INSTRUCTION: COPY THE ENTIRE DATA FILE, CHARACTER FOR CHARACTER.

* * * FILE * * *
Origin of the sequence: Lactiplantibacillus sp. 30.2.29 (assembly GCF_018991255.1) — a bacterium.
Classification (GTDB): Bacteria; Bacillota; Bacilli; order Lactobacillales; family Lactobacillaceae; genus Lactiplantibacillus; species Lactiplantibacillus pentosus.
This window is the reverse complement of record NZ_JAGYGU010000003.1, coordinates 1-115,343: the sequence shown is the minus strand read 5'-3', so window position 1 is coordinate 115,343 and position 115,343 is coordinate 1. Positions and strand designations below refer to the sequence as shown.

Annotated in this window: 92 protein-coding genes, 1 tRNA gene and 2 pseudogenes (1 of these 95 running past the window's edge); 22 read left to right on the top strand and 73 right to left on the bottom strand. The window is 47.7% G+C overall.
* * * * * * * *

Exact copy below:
Origin of the sequence: Lactiplantibacillus sp. 30.2.29 (assembly GCF_018991255.1) — a bacterium.
Classification (GTDB): Bacteria; Bacillota; Bacilli; order Lactobacillales; family Lactobacillaceae; genus Lactiplantibacillus; species Lactiplantibacillus pentosus.
This window is the reverse complement of record NZ_JAGYGU010000003.1, coordinates 1-115,343: the sequence shown is the minus strand read 5'-3', so window position 1 is coordinate 115,343 and position 115,343 is coordinate 1. Positions and strand designations below refer to the sequence as shown.

Annotated in this window: 92 protein-coding genes, 1 tRNA gene and 2 pseudogenes (1 of these 95 running past the window's edge); 22 read left to right on the top strand and 73 right to left on the bottom strand. The window is 47.7% G+C overall.